By the end of the century, the United States had extended into the Pacific Ocean, its economy, driven in large part by the Industrial Revolution, began to soar. The Spanish–American War and World War I confirmed the country's status as a global military power; the United States emerged from World War II as a global superpower, the first country to develop nuclear weapons, the only country to use them in warfare, a permanent member of the United Nations Security Council. Sweeping civil rights legislation, notably the Civil Rights Act of 1964, the Voting Rights Act of 1965 and the Fair Housing Act of 1968, outlawed discrimination based on race or color. During the Cold War, the United States and the Soviet Union competed in the Space Race, culminating with the 1969 U. S. Moon landing; the end of the Cold War and the collapse of the Soviet Union in 1991 left the United States as the world's sole superpower. The United States is the world's oldest surviving federation, it is a representative democracy.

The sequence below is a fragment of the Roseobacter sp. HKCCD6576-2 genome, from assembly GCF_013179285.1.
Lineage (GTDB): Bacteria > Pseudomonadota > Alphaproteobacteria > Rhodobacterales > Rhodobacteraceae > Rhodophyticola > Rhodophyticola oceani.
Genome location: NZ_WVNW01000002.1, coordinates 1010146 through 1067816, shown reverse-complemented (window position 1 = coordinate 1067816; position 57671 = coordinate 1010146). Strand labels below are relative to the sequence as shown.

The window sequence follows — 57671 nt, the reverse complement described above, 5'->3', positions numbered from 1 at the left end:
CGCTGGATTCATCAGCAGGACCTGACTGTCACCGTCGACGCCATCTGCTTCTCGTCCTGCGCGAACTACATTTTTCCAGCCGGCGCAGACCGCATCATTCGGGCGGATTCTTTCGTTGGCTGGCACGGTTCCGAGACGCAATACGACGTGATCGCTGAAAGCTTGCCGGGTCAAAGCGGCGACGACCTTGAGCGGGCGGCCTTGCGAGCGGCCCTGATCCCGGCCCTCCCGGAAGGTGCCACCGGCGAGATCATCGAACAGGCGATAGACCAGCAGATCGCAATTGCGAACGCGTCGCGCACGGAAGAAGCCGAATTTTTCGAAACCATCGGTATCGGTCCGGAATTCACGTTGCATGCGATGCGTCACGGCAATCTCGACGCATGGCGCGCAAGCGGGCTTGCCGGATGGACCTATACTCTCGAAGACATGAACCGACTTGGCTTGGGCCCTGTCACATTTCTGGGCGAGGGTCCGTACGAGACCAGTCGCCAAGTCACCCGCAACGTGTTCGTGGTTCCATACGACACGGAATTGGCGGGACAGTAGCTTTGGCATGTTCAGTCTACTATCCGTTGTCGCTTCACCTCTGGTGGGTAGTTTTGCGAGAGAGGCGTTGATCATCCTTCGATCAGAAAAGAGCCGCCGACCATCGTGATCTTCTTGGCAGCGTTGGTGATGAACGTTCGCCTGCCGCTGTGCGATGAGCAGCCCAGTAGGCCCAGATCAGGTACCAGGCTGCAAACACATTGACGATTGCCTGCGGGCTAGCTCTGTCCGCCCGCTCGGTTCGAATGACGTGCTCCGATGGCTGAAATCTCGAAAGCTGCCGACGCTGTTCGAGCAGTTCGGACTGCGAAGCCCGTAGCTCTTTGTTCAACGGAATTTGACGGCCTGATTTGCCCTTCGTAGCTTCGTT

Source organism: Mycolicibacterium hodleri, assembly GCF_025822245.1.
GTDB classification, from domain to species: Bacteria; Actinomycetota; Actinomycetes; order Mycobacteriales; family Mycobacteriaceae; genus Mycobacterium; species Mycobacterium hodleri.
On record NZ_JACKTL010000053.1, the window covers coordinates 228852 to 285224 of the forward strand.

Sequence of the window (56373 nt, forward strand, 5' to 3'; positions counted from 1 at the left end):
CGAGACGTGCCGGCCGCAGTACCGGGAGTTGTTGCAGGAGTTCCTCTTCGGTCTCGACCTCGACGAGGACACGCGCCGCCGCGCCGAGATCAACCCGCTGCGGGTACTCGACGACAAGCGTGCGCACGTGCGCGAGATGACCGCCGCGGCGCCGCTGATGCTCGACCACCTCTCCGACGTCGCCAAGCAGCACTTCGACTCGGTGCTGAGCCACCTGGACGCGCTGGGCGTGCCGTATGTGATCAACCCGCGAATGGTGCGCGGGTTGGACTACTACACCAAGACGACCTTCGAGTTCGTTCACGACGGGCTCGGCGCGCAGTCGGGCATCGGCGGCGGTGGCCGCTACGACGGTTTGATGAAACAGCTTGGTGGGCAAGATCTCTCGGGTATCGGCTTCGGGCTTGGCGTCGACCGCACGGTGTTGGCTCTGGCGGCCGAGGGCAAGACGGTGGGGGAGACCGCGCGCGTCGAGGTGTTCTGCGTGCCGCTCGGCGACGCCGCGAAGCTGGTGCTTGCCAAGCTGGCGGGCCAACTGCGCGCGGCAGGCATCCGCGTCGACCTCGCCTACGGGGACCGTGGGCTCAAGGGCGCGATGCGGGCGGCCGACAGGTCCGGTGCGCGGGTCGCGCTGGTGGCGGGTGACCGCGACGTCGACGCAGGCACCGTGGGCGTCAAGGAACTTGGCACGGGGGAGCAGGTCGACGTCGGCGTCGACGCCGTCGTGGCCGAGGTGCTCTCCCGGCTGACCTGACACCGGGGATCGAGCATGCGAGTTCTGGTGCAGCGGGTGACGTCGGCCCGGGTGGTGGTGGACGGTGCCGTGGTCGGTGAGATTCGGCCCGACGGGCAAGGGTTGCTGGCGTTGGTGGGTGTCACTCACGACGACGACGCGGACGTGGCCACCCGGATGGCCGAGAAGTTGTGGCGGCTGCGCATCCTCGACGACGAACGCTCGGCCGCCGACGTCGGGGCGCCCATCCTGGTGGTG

The United States is a founding member of the United Nations, World Bank, International Monetary Fund, Organization of American States, other international organizations. The United States is a developed country, with the world's largest economy by nominal GDP and second-largest economy by PPP, accounting for a quarter of global GDP; the U. S. economy is post-industrial, characterized by the dominance of services and knowledge-based activities, although the manufacturing sector remains the second-largest in the world. The United States is the world's largest importer and the second largest exporter of goods, by value. Although its population is only 4.3% of the world total, the U. S. holds 31% of the total wealth in the world, the largest share of global wealth concentrated in a single country. Despite wide income and wealth disparities, the United States continues to rank high in measures of socioeconomic performance, including average wage, human development, per capita GDP, worker productivity.